Archive for May 29th, 2015

29/05/2015

What Next for EU Migration Plans?

28 May 2015 (IRIN) – The European Commission has fleshed out its plans to manage record levels of irregular migration to the European Union’s shores, but there are still question marks around how, when and to what degree the proposals will be implemented.

**Photo: Åsa Sjöström/IRIN | Migrants disembark at the Sicilian port of Catania after being rescued from a shipwreck by a merchant vessel on 5 May

**Photo: Åsa Sjöström/IRIN | Migrants disembark at the Sicilian port of Catania after being rescued from a shipwreck by a merchant vessel on 5 May

Here’s an overview of the key issues and potential stumbling blocks:

Resettlement scheme

The European Agenda on Migration released two weeks ago included an EU-wide scheme to resettle 20,000 refugees over two years in addition to the 5,000 to 6,000 per year that about 12 member states currently take in.

It was initially unclear whether the scheme would be voluntary or mandatory but details released on Wednesday clarified that member states’ participation in the scheme would be “on a voluntary basis”.

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29/05/2015

Denial of (Muslim) Rohingya Rights Lead to Trafficking and Dangerous Sea Voyages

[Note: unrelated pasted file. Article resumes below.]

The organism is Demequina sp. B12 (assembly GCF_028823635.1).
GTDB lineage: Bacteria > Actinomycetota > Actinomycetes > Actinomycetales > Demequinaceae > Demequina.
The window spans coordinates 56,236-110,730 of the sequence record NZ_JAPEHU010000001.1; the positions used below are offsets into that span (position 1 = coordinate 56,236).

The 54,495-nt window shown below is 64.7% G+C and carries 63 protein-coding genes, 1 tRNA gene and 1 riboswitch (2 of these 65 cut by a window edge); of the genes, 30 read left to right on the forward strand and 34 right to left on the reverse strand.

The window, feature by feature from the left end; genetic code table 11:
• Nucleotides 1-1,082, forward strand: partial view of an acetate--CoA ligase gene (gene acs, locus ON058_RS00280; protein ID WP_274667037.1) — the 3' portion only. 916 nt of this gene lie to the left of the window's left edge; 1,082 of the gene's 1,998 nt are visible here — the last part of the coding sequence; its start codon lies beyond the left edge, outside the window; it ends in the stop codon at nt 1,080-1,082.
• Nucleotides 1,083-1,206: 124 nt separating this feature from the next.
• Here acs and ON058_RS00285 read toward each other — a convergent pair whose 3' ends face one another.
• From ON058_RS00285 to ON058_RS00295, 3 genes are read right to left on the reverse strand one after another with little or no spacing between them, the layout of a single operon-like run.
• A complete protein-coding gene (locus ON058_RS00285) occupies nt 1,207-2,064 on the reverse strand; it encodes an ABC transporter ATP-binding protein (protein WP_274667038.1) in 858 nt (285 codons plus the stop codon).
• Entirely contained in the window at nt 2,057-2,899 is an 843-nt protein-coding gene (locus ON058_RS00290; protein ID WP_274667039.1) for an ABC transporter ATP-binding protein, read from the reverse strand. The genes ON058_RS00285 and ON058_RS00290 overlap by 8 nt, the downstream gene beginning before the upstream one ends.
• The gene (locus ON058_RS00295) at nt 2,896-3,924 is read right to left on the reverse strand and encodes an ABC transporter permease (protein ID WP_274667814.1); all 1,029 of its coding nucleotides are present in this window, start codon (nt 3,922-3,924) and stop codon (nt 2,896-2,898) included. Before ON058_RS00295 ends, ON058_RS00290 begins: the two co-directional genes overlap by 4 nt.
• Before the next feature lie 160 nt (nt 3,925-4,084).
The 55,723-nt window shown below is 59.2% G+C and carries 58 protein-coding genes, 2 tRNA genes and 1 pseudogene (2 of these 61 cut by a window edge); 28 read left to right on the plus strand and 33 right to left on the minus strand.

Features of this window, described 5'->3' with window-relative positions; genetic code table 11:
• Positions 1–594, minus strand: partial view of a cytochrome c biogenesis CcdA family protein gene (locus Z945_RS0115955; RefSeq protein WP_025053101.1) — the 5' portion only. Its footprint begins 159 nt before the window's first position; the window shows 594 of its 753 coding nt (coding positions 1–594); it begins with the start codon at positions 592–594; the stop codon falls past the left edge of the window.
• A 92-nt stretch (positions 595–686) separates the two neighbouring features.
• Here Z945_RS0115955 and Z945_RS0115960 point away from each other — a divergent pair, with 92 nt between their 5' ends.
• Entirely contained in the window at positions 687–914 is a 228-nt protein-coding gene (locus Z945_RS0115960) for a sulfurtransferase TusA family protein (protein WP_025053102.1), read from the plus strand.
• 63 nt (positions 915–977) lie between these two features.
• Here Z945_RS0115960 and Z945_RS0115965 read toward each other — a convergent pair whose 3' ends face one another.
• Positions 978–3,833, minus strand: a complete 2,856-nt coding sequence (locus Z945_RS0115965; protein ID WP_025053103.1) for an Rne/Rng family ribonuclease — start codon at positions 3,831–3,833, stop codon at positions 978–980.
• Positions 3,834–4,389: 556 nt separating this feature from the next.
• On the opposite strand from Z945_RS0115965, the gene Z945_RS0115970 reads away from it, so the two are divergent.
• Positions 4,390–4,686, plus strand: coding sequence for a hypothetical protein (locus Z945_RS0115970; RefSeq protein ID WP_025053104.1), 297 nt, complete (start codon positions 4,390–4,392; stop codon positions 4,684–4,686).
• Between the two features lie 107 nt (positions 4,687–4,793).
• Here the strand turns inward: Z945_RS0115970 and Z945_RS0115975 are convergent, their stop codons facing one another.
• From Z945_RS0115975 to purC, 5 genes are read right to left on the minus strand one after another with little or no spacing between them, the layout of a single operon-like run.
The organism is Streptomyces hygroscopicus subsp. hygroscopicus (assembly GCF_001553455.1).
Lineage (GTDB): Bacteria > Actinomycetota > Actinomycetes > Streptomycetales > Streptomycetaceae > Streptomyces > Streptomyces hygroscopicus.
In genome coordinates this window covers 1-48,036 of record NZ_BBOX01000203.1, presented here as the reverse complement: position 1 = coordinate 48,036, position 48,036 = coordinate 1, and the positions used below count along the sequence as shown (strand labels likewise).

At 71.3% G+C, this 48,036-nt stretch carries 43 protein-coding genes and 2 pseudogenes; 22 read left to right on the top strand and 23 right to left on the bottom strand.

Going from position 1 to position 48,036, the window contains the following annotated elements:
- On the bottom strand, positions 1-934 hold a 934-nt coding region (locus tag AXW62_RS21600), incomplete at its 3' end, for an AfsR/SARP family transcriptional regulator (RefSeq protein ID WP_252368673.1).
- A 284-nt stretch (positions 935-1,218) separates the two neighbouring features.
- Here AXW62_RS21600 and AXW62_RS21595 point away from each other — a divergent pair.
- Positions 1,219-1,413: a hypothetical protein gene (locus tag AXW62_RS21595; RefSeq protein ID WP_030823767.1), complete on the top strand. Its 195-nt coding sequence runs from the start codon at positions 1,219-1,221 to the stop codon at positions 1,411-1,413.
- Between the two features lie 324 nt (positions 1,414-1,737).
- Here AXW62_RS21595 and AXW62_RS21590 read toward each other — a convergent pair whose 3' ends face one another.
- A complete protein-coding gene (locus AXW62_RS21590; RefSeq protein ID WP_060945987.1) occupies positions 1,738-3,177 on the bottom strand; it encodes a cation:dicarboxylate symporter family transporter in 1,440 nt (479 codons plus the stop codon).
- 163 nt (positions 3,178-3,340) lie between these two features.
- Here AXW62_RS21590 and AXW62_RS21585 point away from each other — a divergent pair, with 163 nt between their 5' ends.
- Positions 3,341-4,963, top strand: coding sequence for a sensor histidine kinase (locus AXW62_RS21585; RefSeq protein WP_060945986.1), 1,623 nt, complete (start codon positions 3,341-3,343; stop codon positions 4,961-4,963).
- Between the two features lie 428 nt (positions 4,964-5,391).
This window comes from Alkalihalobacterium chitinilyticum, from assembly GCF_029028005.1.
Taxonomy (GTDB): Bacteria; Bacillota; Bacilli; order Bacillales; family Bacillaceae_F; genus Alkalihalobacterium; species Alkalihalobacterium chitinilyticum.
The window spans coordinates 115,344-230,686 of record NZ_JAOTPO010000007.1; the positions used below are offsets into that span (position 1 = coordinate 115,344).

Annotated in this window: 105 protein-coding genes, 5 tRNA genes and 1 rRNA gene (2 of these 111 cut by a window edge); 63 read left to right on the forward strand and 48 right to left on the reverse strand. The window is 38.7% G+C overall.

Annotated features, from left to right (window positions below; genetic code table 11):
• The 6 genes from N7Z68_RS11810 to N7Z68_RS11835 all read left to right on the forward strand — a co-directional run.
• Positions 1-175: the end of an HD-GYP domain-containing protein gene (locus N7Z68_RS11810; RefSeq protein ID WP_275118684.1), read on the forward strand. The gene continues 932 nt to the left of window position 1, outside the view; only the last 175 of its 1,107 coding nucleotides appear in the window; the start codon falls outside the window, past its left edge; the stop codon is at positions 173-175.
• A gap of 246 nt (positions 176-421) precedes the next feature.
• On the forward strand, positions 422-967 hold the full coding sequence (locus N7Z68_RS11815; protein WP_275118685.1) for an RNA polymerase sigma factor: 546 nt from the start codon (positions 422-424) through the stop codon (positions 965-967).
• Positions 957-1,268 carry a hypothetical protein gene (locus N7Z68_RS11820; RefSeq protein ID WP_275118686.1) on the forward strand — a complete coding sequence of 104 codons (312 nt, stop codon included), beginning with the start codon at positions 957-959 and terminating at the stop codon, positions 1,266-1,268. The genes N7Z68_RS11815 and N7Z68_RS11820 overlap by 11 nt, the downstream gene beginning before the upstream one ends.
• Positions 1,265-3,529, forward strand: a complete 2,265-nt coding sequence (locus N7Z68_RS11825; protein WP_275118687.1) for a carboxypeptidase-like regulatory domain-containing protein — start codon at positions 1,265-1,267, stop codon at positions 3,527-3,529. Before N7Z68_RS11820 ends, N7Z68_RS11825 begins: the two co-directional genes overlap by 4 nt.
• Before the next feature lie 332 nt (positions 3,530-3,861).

Bangkok, 27 May 2015 (Human Rights Watch)* – Rohingya and other survivors of dangerous boat voyages from Burma and Bangladesh describe horrific treatment by unscrupulous smugglers and traffickers in Burma, and abuse and neglect aboard ships, Human Rights Watch on 15 May said. A regional meeting scheduled on May 29, 2015, in Bangkok must find solutions to the so-called boat people exodus.

A boat survivor rescued by fishermen in East Aceh, Indonesia. Photo: UNHCR/F. Ijazah

A boat survivor rescued by fishermen in East Aceh, Indonesia. Photo: UNHCR/F. Ijazah

Boats carrying approximately 100 mostly Rohingya men and women each abandoned passengers at an undisclosed location along Thailand’s coast, leaving them to fend for themselves until they were found by the Thai authorities. According to international agencies, 3,000 to 4,000 people may still be aboard ships at sea.

“Survivors describe how they flee persecution in Burma only to fall into the hands of traffickers and extortionists, in many cases witnessing deaths and suffering abuse and hunger,” said Brad Adams, Asia director.

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